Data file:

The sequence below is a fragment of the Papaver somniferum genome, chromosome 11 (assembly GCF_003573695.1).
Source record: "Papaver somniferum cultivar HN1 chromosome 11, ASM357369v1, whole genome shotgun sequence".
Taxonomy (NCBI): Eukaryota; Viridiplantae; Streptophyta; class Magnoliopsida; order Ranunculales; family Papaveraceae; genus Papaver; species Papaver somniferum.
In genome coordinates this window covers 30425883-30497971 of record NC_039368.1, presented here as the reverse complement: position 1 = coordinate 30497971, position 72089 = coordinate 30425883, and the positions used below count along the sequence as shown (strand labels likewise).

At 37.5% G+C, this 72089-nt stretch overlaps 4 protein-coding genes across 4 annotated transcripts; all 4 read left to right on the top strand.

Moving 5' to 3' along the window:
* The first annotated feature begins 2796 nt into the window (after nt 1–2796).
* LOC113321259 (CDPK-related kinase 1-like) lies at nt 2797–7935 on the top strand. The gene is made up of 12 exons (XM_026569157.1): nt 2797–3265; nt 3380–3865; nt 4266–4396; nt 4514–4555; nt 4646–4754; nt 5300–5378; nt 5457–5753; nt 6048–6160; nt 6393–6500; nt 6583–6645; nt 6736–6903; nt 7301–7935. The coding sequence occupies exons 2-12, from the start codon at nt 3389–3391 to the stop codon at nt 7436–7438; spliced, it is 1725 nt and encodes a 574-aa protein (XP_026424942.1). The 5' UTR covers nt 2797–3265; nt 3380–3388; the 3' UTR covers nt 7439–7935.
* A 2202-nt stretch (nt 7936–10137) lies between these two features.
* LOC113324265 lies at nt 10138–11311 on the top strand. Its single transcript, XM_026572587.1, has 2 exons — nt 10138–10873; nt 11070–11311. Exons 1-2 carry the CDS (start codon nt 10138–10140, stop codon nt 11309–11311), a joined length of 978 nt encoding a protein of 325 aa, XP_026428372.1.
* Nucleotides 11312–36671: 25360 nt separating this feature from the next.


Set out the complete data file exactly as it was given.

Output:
The sequence below is a fragment of the Papaver somniferum genome, chromosome 11 (assembly GCF_003573695.1).
Source record: "Papaver somniferum cultivar HN1 chromosome 11, ASM357369v1, whole genome shotgun sequence".
Taxonomy (NCBI): Eukaryota; Viridiplantae; Streptophyta; class Magnoliopsida; order Ranunculales; family Papaveraceae; genus Papaver; species Papaver somniferum.
In genome coordinates this window covers 30425883-30497971 of record NC_039368.1, presented here as the reverse complement: position 1 = coordinate 30497971, position 72089 = coordinate 30425883, and the positions used below count along the sequence as shown (strand labels likewise).

At 37.5% G+C, this 72089-nt stretch overlaps 4 protein-coding genes across 4 annotated transcripts; all 4 read left to right on the top strand.

Moving 5' to 3' along the window:
* The first annotated feature begins 2796 nt into the window (after nt 1–2796).
* LOC113321259 (CDPK-related kinase 1-like) lies at nt 2797–7935 on the top strand. The gene is made up of 12 exons (XM_026569157.1): nt 2797–3265; nt 3380–3865; nt 4266–4396; nt 4514–4555; nt 4646–4754; nt 5300–5378; nt 5457–5753; nt 6048–6160; nt 6393–6500; nt 6583–6645; nt 6736–6903; nt 7301–7935. The coding sequence occupies exons 2-12, from the start codon at nt 3389–3391 to the stop codon at nt 7436–7438; spliced, it is 1725 nt and encodes a 574-aa protein (XP_026424942.1). The 5' UTR covers nt 2797–3265; nt 3380–3388; the 3' UTR covers nt 7439–7935.
* A 2202-nt stretch (nt 7936–10137) lies between these two features.
* LOC113324265 lies at nt 10138–11311 on the top strand. Its single transcript, XM_026572587.1, has 2 exons — nt 10138–10873; nt 11070–11311. Exons 1-2 carry the CDS (start codon nt 10138–10140, stop codon nt 11309–11311), a joined length of 978 nt encoding a protein of 325 aa, XP_026428372.1.
* Nucleotides 11312–36671: 25360 nt separating this feature from the next.